Two of the editors of The Hobgoblin (Richard Abernethy and George Shaw) are former members of the Solidarity group. As Marxist-Humanists, we do not agree with a lot of the positions David Brown expressed in 1975. If the statement that “all organisations are despotic” means that all attempts to overcome atomization and individual isolation are doomed, then we certainly disagree, believing, as we do, in a philosophically-grounded alternative to capitalism – something Castoriadis, as a “positivist,” never even considered. Nor do we agree that “support for oppressed peoples” was part of the degeneration of Marxism (this in spite of Marx's own statements on Ireland, Poland etc), or saying that people who voted Labour in 1974 "voted for capitalism."

We are publishing this text not only because of its historical interest as a critique of a (dead) organization of the Left, once significant (and still influential “beyond the grave,” through the works of its theoreticians and the legacy of its activists) , but also because of the general theoretic questions it raises have, in the 21st century Left, not been surpassed.

TO READ THE TEXT IN FULL SEE THE LINKS BELOW

http://www.thehobgoblin.co.uk/2011_DAVID_BROWN_ON_CHRIS%20PALLIS_1.htm

http://www.thehobgoblin.co.uk/2011_DAVID_BROWN_ON_CHRIS%20PALLIS_2.htm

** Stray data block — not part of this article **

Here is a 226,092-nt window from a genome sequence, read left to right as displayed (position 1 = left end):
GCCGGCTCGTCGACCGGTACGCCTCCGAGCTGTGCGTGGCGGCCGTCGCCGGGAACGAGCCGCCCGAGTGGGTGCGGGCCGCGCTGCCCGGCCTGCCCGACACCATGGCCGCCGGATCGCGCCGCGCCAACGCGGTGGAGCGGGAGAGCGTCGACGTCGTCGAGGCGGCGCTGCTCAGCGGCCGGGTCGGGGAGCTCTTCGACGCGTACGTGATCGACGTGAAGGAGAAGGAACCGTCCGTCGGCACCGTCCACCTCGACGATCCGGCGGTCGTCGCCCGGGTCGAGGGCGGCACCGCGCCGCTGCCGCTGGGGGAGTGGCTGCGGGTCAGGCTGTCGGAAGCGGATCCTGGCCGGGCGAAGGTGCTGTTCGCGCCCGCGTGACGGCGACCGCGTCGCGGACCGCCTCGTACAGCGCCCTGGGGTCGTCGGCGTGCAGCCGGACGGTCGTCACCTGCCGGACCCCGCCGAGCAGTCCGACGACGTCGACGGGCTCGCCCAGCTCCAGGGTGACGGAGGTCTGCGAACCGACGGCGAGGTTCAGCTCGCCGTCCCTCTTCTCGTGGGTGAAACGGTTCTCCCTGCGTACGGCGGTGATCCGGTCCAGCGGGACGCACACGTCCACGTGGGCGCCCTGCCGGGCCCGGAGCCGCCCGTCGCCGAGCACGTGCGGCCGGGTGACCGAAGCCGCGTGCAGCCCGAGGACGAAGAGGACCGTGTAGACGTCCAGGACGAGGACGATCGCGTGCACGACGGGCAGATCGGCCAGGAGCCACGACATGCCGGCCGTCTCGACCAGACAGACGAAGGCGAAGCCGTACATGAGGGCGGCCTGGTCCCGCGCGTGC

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Jan 21 2011 09:35

Thanks for this, we should put this in the library

Spikymike
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Jan 21 2011 14:08

Yes this is a usefull critique which by coincidence I dug out just yesterday going through some old files which covered an interesting period in Solidarity with a number of discussions linked to some different 'marxist' critiques of that group's analysis and activity.

Some of that of course lead on to the creation of 'World Revolution' and later the British section of the ICC, which however one of it's founders now presumably deeply regrets, and indirectly to some other left communist groups - not an entirely progressive development!

I would agree with the M-H authors above on their rejection of the implication they detect in the reference to ''all organisations are despotic'' influenced by Camattes critique (which however is worthy of more attention), but think David Brown is closer to the mark on the issue of 'oppressed peoples'. In this respect the M-H's might be considered part of David Brown's 'degeneration of marxism'?

mciver
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Jan 22 2011 12:20
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Some of that of course lead on to the creation of 'World Revolution' and later the British section of the ICC, which however one of it's founders now presumably deeply regrets, and indirectly to some other left communist groups - not an entirely progressive development!

I would agree with the M-H authors above on their rejection of the implication they detect in the reference to ''all organisations are despotic'' influenced by Camattes critique (which however is worthy of more attention), but think David Brown is closer to the mark on the issue of 'oppressed peoples'. In this respect the M-H's might be considered part of David Brown's 'degeneration of marxism'?

Around 1972 there were various critiques of Cardan-Castoriadis, in London Solidarity, which were collected in the small run brochure To the Silent Majority. If there is a surviving copy anywhere, hopefully it will be added to the Libcom library.